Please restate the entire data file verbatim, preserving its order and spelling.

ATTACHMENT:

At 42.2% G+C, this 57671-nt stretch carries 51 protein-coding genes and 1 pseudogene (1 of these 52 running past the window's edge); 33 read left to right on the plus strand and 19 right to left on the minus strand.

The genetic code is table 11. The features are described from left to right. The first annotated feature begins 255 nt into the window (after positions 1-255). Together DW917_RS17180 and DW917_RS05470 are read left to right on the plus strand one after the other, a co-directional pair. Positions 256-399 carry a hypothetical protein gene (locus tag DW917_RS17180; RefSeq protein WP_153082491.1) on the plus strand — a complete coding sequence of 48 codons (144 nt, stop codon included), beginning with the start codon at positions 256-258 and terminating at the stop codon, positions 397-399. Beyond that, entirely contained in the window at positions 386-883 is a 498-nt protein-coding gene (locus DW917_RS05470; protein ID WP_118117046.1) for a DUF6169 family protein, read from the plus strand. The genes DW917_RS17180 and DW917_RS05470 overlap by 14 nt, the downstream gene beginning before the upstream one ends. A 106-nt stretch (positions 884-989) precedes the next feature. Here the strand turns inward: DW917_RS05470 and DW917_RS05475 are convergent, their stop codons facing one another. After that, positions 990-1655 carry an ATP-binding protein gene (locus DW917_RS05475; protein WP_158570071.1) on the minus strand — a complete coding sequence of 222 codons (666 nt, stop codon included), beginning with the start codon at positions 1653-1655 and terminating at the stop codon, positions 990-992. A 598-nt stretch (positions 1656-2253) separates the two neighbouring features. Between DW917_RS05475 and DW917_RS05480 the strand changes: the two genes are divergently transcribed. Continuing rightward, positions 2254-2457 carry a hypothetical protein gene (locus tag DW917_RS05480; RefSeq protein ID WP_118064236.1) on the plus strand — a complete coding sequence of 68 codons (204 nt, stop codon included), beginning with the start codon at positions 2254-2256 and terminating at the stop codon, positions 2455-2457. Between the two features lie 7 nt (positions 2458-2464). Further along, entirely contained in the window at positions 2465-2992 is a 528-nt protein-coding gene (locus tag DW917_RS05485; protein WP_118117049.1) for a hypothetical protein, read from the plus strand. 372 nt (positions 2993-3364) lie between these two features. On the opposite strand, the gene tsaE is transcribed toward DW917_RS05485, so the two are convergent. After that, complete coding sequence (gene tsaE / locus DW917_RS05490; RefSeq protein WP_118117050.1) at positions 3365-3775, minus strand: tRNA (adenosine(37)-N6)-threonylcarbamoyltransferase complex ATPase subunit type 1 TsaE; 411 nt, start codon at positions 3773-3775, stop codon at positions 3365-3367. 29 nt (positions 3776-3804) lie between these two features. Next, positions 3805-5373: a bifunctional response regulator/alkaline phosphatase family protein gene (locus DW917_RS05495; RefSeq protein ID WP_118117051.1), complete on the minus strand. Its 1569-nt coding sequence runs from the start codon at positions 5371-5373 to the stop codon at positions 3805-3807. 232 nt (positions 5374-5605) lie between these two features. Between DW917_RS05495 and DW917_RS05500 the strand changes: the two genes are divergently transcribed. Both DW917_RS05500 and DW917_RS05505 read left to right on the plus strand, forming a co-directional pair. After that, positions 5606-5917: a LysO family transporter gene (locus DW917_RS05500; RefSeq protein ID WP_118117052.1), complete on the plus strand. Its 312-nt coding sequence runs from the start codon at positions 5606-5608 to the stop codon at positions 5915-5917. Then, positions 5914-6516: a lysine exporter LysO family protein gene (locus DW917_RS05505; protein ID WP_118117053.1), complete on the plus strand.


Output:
At 42.2% G+C, this 57671-nt stretch carries 51 protein-coding genes and 1 pseudogene (1 of these 52 running past the window's edge); 33 read left to right on the plus strand and 19 right to left on the minus strand.

The genetic code is table 11. The features are described from left to right. The first annotated feature begins 255 nt into the window (after positions 1-255). Together DW917_RS17180 and DW917_RS05470 are read left to right on the plus strand one after the other, a co-directional pair. Positions 256-399 carry a hypothetical protein gene (locus tag DW917_RS17180; RefSeq protein WP_153082491.1) on the plus strand — a complete coding sequence of 48 codons (144 nt, stop codon included), beginning with the start codon at positions 256-258 and terminating at the stop codon, positions 397-399. Beyond that, entirely contained in the window at positions 386-883 is a 498-nt protein-coding gene (locus DW917_RS05470; protein ID WP_118117046.1) for a DUF6169 family protein, read from the plus strand. The genes DW917_RS17180 and DW917_RS05470 overlap by 14 nt, the downstream gene beginning before the upstream one ends. A 106-nt stretch (positions 884-989) precedes the next feature. Here the strand turns inward: DW917_RS05470 and DW917_RS05475 are convergent, their stop codons facing one another. After that, positions 990-1655 carry an ATP-binding protein gene (locus DW917_RS05475; protein WP_158570071.1) on the minus strand — a complete coding sequence of 222 codons (666 nt, stop codon included), beginning with the start codon at positions 1653-1655 and terminating at the stop codon, positions 990-992. A 598-nt stretch (positions 1656-2253) separates the two neighbouring features. Between DW917_RS05475 and DW917_RS05480 the strand changes: the two genes are divergently transcribed. Continuing rightward, positions 2254-2457 carry a hypothetical protein gene (locus tag DW917_RS05480; RefSeq protein ID WP_118064236.1) on the plus strand — a complete coding sequence of 68 codons (204 nt, stop codon included), beginning with the start codon at positions 2254-2256 and terminating at the stop codon, positions 2455-2457. Between the two features lie 7 nt (positions 2458-2464). Further along, entirely contained in the window at positions 2465-2992 is a 528-nt protein-coding gene (locus tag DW917_RS05485; protein WP_118117049.1) for a hypothetical protein, read from the plus strand. 372 nt (positions 2993-3364) lie between these two features. On the opposite strand, the gene tsaE is transcribed toward DW917_RS05485, so the two are convergent. After that, complete coding sequence (gene tsaE / locus DW917_RS05490; RefSeq protein WP_118117050.1) at positions 3365-3775, minus strand: tRNA (adenosine(37)-N6)-threonylcarbamoyltransferase complex ATPase subunit type 1 TsaE; 411 nt, start codon at positions 3773-3775, stop codon at positions 3365-3367. 29 nt (positions 3776-3804) lie between these two features. Next, positions 3805-5373: a bifunctional response regulator/alkaline phosphatase family protein gene (locus DW917_RS05495; RefSeq protein ID WP_118117051.1), complete on the minus strand. Its 1569-nt coding sequence runs from the start codon at positions 5371-5373 to the stop codon at positions 3805-3807. 232 nt (positions 5374-5605) lie between these two features. Between DW917_RS05495 and DW917_RS05500 the strand changes: the two genes are divergently transcribed. Both DW917_RS05500 and DW917_RS05505 read left to right on the plus strand, forming a co-directional pair. After that, positions 5606-5917: a LysO family transporter gene (locus DW917_RS05500; RefSeq protein ID WP_118117052.1), complete on the plus strand. Its 312-nt coding sequence runs from the start codon at positions 5606-5608 to the stop codon at positions 5915-5917. Then, positions 5914-6516: a lysine exporter LysO family protein gene (locus DW917_RS05505; protein ID WP_118117053.1), complete on the plus strand.